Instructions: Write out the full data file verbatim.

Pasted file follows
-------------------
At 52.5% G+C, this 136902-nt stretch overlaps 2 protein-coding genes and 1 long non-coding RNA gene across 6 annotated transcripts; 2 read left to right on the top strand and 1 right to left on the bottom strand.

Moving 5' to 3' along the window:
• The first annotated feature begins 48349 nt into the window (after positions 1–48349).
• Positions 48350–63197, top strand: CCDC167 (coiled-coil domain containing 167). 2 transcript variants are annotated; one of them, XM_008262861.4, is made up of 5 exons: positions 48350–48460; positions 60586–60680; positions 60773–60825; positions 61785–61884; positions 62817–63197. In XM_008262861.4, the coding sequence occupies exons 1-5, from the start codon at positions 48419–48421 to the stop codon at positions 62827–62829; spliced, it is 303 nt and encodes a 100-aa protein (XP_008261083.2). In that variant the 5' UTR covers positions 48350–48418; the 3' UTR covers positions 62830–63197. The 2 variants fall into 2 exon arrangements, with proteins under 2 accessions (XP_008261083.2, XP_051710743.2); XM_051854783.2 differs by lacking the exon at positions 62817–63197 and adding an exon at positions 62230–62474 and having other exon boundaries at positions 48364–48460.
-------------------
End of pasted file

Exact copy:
At 52.5% G+C, this 136902-nt stretch overlaps 2 protein-coding genes and 1 long non-coding RNA gene across 6 annotated transcripts; 2 read left to right on the top strand and 1 right to left on the bottom strand.

Moving 5' to 3' along the window:
• The first annotated feature begins 48349 nt into the window (after positions 1–48349).
• Positions 48350–63197, top strand: CCDC167 (coiled-coil domain containing 167). 2 transcript variants are annotated; one of them, XM_008262861.4, is made up of 5 exons: positions 48350–48460; positions 60586–60680; positions 60773–60825; positions 61785–61884; positions 62817–63197. In XM_008262861.4, the coding sequence occupies exons 1-5, from the start codon at positions 48419–48421 to the stop codon at positions 62827–62829; spliced, it is 303 nt and encodes a 100-aa protein (XP_008261083.2). In that variant the 5' UTR covers positions 48350–48418; the 3' UTR covers positions 62830–63197. The 2 variants fall into 2 exon arrangements, with proteins under 2 accessions (XP_008261083.2, XP_051710743.2); XM_051854783.2 differs by lacking the exon at positions 62817–63197 and adding an exon at positions 62230–62474 and having other exon boundaries at positions 48364–48460.